While staring at the set list after a recent show at Washington D.C.'s 9:30 Club, They Might Be Giants' vocalist-guitarist John Flansburgh checked out how many times his band performed at the venue.
"We've played there 31 times," Flansburgh said in a telephone interview from Tuscon. "I think a lot of people in our shoes would say, 'I don't want to do vaudeville anymore.' I don't want to play this circuit year after year. I want to move up to the next level.' "
But They Might Be Giants, which will appear Tuesday at the Ritz Ybor, doesn't think like that. Bigger has never been better for the idiosyncratic act, which was formed in Brooklyn 30 years ago.
Flansburgh, 51, and his longtime musical partner, vocalist and multi-instrumentalist John Linnell, 52, realize they have a great gig. The duo has been crafting quirky, unpredictable and cerebral pop-rock, and mixing in clever kiddie discs, for three decades. The act is well compensated for making exactly the type of music that pleases Flansburgh and Linnell.
"We really appreciate that," Flansburgh said. "We haven't made compromises and we have had great support for all these years. We live in a culture in which bigger is better, but that's not so for us."
Perhaps it's fortuitous that TMBG comes from an era in which rock bands weren't careerists. During the '80s and early '90s, the rock landscape was dotted with reluctant rock stars. The Replacements, Nirvana and Pavement were the poster boys for alt-rockers who didn't want to appear on posters.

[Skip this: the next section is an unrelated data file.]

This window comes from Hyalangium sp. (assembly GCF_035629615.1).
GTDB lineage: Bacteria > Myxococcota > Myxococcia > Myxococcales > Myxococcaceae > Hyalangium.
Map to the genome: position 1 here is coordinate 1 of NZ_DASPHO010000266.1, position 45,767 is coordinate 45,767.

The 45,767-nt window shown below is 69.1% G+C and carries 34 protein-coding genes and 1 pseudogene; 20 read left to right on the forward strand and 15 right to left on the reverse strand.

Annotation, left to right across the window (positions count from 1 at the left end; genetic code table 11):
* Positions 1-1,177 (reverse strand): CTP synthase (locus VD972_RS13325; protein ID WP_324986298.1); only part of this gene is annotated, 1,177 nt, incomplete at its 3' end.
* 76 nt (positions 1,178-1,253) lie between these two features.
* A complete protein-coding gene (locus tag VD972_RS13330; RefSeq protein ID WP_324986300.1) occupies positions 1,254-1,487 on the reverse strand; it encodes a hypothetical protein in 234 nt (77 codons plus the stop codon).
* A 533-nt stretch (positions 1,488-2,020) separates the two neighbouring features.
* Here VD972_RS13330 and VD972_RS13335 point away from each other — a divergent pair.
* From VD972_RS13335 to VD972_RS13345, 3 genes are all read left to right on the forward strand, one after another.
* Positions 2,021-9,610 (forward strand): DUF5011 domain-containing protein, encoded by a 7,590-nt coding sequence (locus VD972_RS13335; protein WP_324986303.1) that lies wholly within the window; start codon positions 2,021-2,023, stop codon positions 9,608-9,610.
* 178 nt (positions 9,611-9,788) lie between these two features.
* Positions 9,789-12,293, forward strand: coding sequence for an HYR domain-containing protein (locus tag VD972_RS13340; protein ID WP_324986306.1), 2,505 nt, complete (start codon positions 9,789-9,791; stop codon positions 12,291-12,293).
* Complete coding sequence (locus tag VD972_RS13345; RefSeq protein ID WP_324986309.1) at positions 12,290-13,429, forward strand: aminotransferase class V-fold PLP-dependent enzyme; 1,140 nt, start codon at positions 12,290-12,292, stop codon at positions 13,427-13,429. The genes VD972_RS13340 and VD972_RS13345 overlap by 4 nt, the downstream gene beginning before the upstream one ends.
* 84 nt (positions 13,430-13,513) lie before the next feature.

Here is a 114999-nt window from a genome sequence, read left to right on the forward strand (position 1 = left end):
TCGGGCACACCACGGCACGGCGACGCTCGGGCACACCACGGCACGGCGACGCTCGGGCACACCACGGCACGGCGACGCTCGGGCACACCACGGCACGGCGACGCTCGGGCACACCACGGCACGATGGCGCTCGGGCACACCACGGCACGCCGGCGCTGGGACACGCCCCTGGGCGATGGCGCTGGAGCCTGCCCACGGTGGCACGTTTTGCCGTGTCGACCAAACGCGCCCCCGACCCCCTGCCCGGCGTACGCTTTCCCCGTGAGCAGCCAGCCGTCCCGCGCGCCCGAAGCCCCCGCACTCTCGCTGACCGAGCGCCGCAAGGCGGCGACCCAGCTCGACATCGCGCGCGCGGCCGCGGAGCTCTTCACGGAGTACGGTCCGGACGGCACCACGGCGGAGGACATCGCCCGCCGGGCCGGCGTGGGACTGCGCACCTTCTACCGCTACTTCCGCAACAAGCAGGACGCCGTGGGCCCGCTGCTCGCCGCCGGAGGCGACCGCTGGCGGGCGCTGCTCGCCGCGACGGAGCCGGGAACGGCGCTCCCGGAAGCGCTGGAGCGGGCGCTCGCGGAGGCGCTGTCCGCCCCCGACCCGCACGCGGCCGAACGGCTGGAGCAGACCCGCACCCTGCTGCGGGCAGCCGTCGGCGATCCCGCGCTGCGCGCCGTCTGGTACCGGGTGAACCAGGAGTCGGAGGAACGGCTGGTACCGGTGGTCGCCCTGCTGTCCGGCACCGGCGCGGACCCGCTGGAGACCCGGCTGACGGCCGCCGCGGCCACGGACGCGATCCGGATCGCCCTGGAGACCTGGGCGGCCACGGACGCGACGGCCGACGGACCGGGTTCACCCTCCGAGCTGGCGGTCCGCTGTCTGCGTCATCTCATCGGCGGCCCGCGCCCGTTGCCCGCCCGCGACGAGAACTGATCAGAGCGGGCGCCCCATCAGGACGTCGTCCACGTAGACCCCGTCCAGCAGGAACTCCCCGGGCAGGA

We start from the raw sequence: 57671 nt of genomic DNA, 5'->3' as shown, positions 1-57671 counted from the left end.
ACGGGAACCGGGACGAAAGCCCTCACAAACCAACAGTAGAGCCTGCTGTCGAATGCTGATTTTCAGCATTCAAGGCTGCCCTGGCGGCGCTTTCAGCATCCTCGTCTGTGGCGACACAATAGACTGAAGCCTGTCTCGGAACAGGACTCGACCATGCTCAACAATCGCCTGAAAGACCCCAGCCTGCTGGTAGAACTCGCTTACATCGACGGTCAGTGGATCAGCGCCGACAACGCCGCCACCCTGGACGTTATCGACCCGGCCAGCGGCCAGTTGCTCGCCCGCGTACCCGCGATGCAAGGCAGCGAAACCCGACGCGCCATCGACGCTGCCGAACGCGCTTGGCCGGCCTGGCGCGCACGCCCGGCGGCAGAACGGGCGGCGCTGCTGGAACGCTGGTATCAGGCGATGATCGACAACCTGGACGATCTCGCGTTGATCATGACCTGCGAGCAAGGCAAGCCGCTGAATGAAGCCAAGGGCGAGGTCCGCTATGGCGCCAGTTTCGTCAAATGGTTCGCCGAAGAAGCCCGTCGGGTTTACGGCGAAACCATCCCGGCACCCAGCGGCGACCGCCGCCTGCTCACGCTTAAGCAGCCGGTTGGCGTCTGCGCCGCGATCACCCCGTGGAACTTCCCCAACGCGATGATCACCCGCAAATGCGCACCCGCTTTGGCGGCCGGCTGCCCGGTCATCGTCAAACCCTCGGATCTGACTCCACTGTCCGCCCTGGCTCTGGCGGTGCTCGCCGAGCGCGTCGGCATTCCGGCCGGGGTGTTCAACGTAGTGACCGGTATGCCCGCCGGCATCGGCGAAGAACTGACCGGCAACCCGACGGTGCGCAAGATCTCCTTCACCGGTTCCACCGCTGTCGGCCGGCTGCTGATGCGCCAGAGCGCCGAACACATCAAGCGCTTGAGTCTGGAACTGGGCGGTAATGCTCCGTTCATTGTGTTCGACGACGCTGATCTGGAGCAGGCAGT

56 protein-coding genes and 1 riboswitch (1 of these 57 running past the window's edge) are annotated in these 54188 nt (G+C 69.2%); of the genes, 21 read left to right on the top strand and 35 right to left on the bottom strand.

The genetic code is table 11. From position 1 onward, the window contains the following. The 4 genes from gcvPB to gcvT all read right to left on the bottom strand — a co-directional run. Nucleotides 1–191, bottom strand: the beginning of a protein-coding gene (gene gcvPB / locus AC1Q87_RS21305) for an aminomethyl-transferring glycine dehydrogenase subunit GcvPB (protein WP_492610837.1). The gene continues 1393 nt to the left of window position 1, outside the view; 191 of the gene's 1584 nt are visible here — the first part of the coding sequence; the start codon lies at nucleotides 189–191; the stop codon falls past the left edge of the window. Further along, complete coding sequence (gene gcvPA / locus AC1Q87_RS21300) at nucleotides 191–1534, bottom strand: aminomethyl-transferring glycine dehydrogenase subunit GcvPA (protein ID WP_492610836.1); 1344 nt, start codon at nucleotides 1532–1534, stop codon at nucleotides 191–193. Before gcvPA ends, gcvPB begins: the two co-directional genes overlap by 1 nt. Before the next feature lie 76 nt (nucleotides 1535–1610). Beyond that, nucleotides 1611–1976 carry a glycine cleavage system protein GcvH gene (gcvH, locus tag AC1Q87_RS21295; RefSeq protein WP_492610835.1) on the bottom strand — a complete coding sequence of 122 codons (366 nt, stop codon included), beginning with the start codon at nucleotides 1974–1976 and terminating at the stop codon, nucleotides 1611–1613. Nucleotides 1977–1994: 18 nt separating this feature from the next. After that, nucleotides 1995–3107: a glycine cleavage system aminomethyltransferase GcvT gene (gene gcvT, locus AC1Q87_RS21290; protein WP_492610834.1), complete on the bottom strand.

"It was a different time," Flansburgh said. "It was about something else. We always enjoyed making the kind of music that we wanted to make."
"Join Us," TMBG's 15th album, harks back to the band's early days. During its first decade, less was more for TMBG. Flansburgh and Linnell were backed by electronic drums and tapes.
The act's sound was fleshed out in 1992 with a backing band. The live rhythm section remains, but Join Us is TMBG's sparest album since its '80s run, and it's also its most eccentric offering since the Reagan era.
"When we added live drums and bass, it increased our musicality, but we weren't sure how to bring back the musical extremes that we had," Flansburgh said. "When you have an actual backing unit playing with you, you tend to sound more like everybody else. That's usually the goal for bands, but not us."
TMBG still plays with a backing band. Guitarist Dan Miller, bassist Danny Weinkauf and drummer Marty Beller have been on board with Flansburgh and Linnell for the last decade.
TMBG really has nailed it with Join Us because it balances the jolt that the live musicians give the music with the familiar left-of-center sensibility that helped differentiate it from other bands during its salad days.
"We scaled back when we needed to this time," Flansburgh said. "Sometimes it really worked when just three of us played on a song. It reminded me of old times. It worked."
Expect TMBG to be around for many more years. "John and I love working with each other," Flansburgh said. "We recorded 120 songs in (the last) four years. We have to stay together just to get those songs out there."